Can the Radon Level in Your Home Change Over Time?
Absolutely! In fact, many people who purchased homes 10, 20, 30, or 40 years ago may think that they’re in the clear because their homes tested with low levels back when they bought them. Radon levels fluctuate with time for a number of reasons. That means that the levels in your home today could be drastically different compared to the last time you tested. Here are some causes of newly raised radon levels:
- The earth and soil under your home may have changed with time.
- Small earthquakes may have exposed more rock in your local area.
- New home constructions may have shifted rocks and soil around in your area.
- Cold weather and wind pressure may have created soil changes.
- Cracks and shifting within your home’s structure may have allowed radon to seep into your living spaces.
Older homes are generally at higher risk for radon gas. However, many homes in new neighborhoods are also at risk due to the dramatic landscape changes happening around construction sites. It is a risk whenever rocks and soil are being churned to make room for new homes. People who spend a significant amount of time in the basement are at higher risk for developing lung cancer related to radon. The reason why is that your basement’s proximity to the soil causes radon gas to concentrate there. As a result, it’s critically important to have your home’s radon levels tested if you spend time in a home office, bedroom, gym, or playroom located in your basement. Finishing your basement won’t necessarily reduce your risk!
How Do You Test Your Home for Radon?
While radon is a serious problem, the process of testing for it couldn’t be simpler. A professional radon test can give you peace of mind over your home’s levels. If your levels come back too high, you’ll be able to start the process of having an affordable system installed for keeping it out of your home. Look for a testing company offering these qualities:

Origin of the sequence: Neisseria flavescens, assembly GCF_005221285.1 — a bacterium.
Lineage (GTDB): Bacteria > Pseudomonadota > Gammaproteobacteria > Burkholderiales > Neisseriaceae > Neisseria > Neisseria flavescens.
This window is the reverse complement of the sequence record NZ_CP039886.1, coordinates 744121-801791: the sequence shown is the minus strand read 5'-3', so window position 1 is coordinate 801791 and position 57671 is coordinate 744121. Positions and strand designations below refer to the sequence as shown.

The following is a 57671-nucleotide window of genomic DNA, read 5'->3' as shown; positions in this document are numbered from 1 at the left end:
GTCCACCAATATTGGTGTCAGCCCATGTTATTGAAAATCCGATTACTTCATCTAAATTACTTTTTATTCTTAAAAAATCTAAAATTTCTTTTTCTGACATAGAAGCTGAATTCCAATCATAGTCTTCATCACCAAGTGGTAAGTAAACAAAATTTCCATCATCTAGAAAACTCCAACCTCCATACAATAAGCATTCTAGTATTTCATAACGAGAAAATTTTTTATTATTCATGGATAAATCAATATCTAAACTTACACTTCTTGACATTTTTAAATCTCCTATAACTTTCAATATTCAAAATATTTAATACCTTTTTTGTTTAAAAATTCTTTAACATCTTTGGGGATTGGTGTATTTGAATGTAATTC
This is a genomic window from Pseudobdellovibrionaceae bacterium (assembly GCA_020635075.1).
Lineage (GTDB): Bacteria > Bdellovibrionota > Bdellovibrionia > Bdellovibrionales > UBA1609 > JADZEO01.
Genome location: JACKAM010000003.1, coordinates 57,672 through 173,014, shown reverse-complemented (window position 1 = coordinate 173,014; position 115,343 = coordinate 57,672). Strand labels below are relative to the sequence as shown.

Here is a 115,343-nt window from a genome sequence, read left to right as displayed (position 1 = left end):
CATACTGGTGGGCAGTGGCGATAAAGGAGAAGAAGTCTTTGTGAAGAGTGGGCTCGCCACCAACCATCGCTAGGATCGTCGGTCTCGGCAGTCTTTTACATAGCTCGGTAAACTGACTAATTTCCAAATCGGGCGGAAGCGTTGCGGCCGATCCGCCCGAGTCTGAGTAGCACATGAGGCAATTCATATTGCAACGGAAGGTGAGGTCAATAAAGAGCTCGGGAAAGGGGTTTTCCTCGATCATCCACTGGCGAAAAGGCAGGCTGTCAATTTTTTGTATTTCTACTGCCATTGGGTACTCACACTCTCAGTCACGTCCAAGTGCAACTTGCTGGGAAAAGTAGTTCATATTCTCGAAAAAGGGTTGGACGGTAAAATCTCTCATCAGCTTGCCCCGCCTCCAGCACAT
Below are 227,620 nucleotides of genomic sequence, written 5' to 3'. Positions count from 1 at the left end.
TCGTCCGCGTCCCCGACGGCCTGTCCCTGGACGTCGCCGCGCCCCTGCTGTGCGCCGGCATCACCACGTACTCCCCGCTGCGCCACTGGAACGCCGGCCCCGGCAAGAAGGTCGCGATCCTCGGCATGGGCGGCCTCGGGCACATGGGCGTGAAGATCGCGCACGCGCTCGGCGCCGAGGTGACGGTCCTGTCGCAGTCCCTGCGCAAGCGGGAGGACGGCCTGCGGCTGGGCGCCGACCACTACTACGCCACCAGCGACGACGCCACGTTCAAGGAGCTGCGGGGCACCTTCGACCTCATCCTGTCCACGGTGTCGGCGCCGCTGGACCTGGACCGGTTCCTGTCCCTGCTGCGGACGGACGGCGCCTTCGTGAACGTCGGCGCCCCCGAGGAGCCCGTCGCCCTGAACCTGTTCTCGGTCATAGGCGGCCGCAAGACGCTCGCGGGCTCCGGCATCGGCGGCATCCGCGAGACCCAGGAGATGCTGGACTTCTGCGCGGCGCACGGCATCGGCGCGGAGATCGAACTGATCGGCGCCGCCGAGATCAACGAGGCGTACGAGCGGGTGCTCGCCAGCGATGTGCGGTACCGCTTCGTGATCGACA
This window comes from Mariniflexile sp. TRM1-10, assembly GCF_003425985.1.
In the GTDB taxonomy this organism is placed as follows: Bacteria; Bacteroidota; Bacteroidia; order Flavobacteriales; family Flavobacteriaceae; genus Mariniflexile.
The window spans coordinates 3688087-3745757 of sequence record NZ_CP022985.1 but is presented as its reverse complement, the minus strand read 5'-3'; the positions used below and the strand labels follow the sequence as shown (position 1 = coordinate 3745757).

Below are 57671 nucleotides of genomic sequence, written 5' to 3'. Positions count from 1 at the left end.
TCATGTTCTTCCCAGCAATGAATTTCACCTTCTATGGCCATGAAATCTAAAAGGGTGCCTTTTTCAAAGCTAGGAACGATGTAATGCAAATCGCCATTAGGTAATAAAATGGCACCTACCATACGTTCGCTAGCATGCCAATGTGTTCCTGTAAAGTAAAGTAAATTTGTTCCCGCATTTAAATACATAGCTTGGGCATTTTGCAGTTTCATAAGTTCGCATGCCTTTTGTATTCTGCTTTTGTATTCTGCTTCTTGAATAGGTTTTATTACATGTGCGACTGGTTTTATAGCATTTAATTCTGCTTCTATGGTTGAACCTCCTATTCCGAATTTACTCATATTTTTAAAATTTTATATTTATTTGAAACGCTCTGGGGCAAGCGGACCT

- Licensed, certified technicians.
- Experience with radon testing.
- Familiarity with radon trends in the local area.
- The ability to install a custom radon remediation system at your home.
- Fair pricing.
You don’t need a special reason to test for radon. If you’re in a high-radon area, it’s wise to have professional testing done every few years. Of course, it’s also wise to test for it whenever you’re thinking about buying a new home. While waiving inspections has become popular among buyers in recent years, the truth is that it’s important to have a home tested for radon as part of your home inspection. Most home inspectors don’t offer radon testing as part of the standard inspection process. You’ll need to bring in an experienced radon professional to help you get a reputable, solid report. The benefit of testing for radon before buying a home instead of waiting until after closing is that you may be able to get the current owner to cover the cost of installing a radon remediation system if the results come back high. Government agencies take radon very seriously. That means that the law is on your side when it comes to a radon dispute with a seller.
Book a Professional Radon Test in Delaware
Delaware Heating & Air Conditioning is every Delaware resident’s one-stop shop for a healthier, more comfortable home. Our services also extend to helping our clients make sure they have the safest, healthiest indoor air quality possible. That’s why we offer HVAC maintenance, filter installation, and ventilation services. It’s also why we offer radon testing. Don’t risk living in a home with unhealthy radon levels. Contact Delaware Heating & Air Conditioning today to get professional radon testing at your home!